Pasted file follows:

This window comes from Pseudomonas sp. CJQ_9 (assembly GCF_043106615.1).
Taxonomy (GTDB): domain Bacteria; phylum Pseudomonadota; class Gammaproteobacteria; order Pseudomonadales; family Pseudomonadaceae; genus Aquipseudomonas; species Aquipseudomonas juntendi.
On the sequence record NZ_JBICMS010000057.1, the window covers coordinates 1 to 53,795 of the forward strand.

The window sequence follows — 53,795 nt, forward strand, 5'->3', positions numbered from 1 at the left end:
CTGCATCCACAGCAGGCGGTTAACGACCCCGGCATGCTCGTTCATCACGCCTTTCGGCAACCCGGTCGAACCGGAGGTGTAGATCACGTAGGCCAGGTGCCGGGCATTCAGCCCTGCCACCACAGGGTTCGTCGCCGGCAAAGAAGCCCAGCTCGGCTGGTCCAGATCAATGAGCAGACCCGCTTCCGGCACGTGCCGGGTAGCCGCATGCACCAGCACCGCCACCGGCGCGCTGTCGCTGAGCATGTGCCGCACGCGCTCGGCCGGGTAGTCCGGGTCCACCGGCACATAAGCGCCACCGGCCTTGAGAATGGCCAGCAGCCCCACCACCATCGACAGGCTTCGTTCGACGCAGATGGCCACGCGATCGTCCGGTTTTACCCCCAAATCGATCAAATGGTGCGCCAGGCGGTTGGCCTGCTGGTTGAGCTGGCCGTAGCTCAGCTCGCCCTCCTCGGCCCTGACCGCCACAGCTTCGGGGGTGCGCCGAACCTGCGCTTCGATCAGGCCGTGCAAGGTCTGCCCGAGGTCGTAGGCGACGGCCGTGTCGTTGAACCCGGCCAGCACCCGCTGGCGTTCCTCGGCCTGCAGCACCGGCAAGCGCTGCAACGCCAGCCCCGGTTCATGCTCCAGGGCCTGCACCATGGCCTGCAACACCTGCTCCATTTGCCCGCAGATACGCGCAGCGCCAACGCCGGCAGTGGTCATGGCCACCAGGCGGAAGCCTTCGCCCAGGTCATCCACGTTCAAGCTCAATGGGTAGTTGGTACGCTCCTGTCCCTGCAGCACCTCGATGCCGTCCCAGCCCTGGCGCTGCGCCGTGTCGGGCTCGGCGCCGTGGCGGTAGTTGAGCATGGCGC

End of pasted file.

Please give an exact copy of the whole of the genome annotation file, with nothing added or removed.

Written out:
This window comes from Pseudomonas sp. CJQ_9 (assembly GCF_043106615.1).
Taxonomy (GTDB): domain Bacteria; phylum Pseudomonadota; class Gammaproteobacteria; order Pseudomonadales; family Pseudomonadaceae; genus Aquipseudomonas; species Aquipseudomonas juntendi.
On the sequence record NZ_JBICMS010000057.1, the window covers coordinates 1 to 53,795 of the forward strand.

The window sequence follows — 53,795 nt, forward strand, 5'->3', positions numbered from 1 at the left end:
CTGCATCCACAGCAGGCGGTTAACGACCCCGGCATGCTCGTTCATCACGCCTTTCGGCAACCCGGTCGAACCGGAGGTGTAGATCACGTAGGCCAGGTGCCGGGCATTCAGCCCTGCCACCACAGGGTTCGTCGCCGGCAAAGAAGCCCAGCTCGGCTGGTCCAGATCAATGAGCAGACCCGCTTCCGGCACGTGCCGGGTAGCCGCATGCACCAGCACCGCCACCGGCGCGCTGTCGCTGAGCATGTGCCGCACGCGCTCGGCCGGGTAGTCCGGGTCCACCGGCACATAAGCGCCACCGGCCTTGAGAATGGCCAGCAGCCCCACCACCATCGACAGGCTTCGTTCGACGCAGATGGCCACGCGATCGTCCGGTTTTACCCCCAAATCGATCAAATGGTGCGCCAGGCGGTTGGCCTGCTGGTTGAGCTGGCCGTAGCTCAGCTCGCCCTCCTCGGCCCTGACCGCCACAGCTTCGGGGGTGCGCCGAACCTGCGCTTCGATCAGGCCGTGCAAGGTCTGCCCGAGGTCGTAGGCGACGGCCGTGTCGTTGAACCCGGCCAGCACCCGCTGGCGTTCCTCGGCCTGCAGCACCGGCAAGCGCTGCAACGCCAGCCCCGGTTCATGCTCCAGGGCCTGCACCATGGCCTGCAACACCTGCTCCATTTGCCCGCAGATACGCGCAGCGCCAACGCCGGCAGTGGTCATGGCCACCAGGCGGAAGCCTTCGCCCAGGTCATCCACGTTCAAGCTCAATGGGTAGTTGGTACGCTCCTGTCCCTGCAGCACCTCGATGCCGTCCCAGCCCTGGCGCTGCGCCGTGTCGGGCTCGGCGCCGTGGCGGTAGTTGAGCATGGCGC